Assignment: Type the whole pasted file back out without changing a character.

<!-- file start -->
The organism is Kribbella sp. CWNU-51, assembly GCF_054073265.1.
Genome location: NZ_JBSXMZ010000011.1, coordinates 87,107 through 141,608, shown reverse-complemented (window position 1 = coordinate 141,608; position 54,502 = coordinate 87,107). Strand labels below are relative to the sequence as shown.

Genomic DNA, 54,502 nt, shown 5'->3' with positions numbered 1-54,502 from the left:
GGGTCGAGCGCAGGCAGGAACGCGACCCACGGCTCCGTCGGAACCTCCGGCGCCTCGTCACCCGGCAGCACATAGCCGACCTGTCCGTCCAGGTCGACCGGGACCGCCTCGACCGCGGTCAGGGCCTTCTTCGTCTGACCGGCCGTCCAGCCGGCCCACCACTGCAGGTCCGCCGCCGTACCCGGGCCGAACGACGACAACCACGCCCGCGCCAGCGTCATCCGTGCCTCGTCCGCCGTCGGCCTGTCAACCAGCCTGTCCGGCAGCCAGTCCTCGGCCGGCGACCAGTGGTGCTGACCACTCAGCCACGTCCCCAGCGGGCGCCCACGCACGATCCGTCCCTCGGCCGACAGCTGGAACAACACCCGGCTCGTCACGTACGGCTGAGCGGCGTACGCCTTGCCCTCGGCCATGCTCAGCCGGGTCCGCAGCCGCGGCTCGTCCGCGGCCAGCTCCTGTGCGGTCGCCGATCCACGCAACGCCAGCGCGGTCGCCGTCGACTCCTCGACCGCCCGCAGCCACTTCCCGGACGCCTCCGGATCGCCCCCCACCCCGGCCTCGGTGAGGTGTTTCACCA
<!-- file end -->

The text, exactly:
The organism is Kribbella sp. CWNU-51, assembly GCF_054073265.1.
Genome location: NZ_JBSXMZ010000011.1, coordinates 87,107 through 141,608, shown reverse-complemented (window position 1 = coordinate 141,608; position 54,502 = coordinate 87,107). Strand labels below are relative to the sequence as shown.

Genomic DNA, 54,502 nt, shown 5'->3' with positions numbered 1-54,502 from the left:
GGGTCGAGCGCAGGCAGGAACGCGACCCACGGCTCCGTCGGAACCTCCGGCGCCTCGTCACCCGGCAGCACATAGCCGACCTGTCCGTCCAGGTCGACCGGGACCGCCTCGACCGCGGTCAGGGCCTTCTTCGTCTGACCGGCCGTCCAGCCGGCCCACCACTGCAGGTCCGCCGCCGTACCCGGGCCGAACGACGACAACCACGCCCGCGCCAGCGTCATCCGTGCCTCGTCCGCCGTCGGCCTGTCAACCAGCCTGTCCGGCAGCCAGTCCTCGGCCGGCGACCAGTGGTGCTGACCACTCAGCCACGTCCCCAGCGGGCGCCCACGCACGATCCGTCCCTCGGCCGACAGCTGGAACAACACCCGGCTCGTCACGTACGGCTGAGCGGCGTACGCCTTGCCCTCGGCCATGCTCAGCCGGGTCCGCAGCCGCGGCTCGTCCGCGGCCAGCTCCTGTGCGGTCGCCGATCCACGCAACGCCAGCGCGGTCGCCGTCGACTCCTCGACCGCCCGCAGCCACTTCCCGGACGCCTCCGGATCGCCCCCCACCCCGGCCTCGGTGAGGTGTTTCACCA